Thursday, March 16, 2017

Robots designed to monitor Fukishima reactor fail

The robots sent so far to investigate the reactive zone at the Fukushima nuclear facility are simply not up to the task. The head of Tokyo Electric Power Company's (TEPCO) decommissioning admitted that the company needed to be more creative.

The Fukushima nuclear power plant suffered massive damage back in 2011 after three of six nuclear reactors suffered meltdowns after a hit by a devastating 9.0 magnitude earthquake and then associated tsunami waves. As a result of the radiation, more than 100,000 people who lived nearby in Fukushima Prefecture had to move out. This was the largest nuclear disaster since Chernobyl in the Ukraine in April of 1986.
As part of the cleanup process, robots are sent in to parts of the site where radiation levels are too high for workers. In the middle of February, a "Scorpion" robot got bogged down and was unable to move but it was not clear whether the cause was obstacles in its way or the effects of radiation as discussed in a recent Digital Journal article. Radiation levels inside the # 2 reactor were estimated last week at 650 sieverts per hour at one spot. This would effectively shut down robots in hours. However, the robots are kept moving from such areas to avoid this happening. A more recent article claims the robot was blocked by deposits thought to be a mixture of melted fuel and broken pieces of the reactor. There were two other earlier failures. One robot got stuck in a gap and another ran out of fuel.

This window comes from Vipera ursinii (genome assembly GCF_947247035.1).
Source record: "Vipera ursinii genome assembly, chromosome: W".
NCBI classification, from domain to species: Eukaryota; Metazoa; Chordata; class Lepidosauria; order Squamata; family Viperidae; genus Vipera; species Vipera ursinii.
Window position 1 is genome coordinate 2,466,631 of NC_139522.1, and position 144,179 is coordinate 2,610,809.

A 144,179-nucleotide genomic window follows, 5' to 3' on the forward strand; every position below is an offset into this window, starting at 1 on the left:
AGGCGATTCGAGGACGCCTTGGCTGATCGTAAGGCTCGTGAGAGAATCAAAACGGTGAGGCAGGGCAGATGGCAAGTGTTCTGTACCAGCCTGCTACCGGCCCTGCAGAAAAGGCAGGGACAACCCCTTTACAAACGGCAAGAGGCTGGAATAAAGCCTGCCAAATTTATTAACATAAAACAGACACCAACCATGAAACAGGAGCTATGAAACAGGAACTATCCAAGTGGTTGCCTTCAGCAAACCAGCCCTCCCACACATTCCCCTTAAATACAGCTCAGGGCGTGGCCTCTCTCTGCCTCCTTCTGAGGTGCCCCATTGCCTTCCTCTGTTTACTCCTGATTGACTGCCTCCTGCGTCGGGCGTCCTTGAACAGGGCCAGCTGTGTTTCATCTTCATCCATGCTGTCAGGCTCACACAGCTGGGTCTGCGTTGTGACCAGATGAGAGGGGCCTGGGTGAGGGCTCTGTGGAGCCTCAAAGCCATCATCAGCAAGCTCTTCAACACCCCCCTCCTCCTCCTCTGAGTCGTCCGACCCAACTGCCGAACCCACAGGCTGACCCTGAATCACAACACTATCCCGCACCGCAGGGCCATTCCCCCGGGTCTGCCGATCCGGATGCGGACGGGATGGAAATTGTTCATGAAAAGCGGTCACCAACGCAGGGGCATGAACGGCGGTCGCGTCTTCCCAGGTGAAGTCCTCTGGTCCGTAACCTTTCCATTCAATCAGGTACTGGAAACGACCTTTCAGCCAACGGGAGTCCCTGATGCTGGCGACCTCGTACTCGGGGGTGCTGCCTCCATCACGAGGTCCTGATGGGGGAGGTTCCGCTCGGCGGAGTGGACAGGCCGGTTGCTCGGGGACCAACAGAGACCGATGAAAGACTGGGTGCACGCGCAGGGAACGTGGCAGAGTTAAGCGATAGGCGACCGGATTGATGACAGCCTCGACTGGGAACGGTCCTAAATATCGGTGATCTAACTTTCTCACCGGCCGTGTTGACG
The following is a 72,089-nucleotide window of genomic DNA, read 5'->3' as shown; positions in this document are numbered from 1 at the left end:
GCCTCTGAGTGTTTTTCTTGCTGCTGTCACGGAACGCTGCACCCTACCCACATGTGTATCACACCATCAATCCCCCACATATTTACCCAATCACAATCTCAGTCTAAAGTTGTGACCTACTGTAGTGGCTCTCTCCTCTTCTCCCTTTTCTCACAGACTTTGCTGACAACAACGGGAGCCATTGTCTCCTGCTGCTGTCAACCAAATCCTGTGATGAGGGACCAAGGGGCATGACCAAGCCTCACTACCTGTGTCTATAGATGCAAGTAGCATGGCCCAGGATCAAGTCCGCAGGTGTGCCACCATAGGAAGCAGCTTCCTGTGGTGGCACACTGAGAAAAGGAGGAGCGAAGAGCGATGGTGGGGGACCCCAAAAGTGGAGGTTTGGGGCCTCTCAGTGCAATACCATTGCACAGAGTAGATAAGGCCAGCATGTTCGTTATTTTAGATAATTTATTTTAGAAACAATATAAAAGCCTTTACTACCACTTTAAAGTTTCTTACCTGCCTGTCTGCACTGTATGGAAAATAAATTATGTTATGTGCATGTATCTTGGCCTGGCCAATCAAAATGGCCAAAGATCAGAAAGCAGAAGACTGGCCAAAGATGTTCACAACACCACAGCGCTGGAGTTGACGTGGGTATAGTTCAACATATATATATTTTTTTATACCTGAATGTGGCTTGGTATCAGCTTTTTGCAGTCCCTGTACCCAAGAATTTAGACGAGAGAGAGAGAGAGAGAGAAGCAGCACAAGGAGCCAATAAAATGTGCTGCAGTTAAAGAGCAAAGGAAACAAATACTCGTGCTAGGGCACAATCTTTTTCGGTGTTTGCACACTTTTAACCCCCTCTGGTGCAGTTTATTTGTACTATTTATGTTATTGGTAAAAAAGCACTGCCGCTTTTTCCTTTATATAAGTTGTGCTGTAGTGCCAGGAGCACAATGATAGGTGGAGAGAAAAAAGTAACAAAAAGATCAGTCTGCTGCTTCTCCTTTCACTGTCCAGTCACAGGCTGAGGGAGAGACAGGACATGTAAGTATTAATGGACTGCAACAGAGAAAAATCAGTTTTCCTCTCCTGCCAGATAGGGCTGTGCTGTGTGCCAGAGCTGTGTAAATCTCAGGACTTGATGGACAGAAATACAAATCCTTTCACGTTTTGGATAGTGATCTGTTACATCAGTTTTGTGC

Naohiro Masuda, the TEPCO Head of Decommissioning said: "We should think out of the box so we can examine the bottom of the core and how melted fuel debris spread out." Masuda said he wants to send in another robot before he decides on methods to be used to remove debris. Officials want site clean up to begin by 2021. The cleanup is expected to cost tens of billions of dollars and to last around four decades. As noted in a Digital Journal article, last month a radiation level of 530 sieverts was measured in Reactor # 2. Exposure to just four sieverts can be lethal. TEPCO also discovered a tank with very high levels of radiation:The plant's operator, Tokyo Electric Power (Tepco), said radiation near the bottom of the tank measured 1,800 millisieverts an hour – high enough to kill an exposed person in four hours. Tepco said water levels inside the tank had not changed, indicating there had not been a leak. But the company said it had yet to discover the cause of the radiation spike.
Jeju Air a low-cost South Korean carrier announced that it would not use Fukushima Airport close by because of fears of radiation. Apparently some of its customers said on line that they did not want to fly over Fukushima. However, another article claims that it was members of the airline staff who expressed concerns about flying over the reactors as well.


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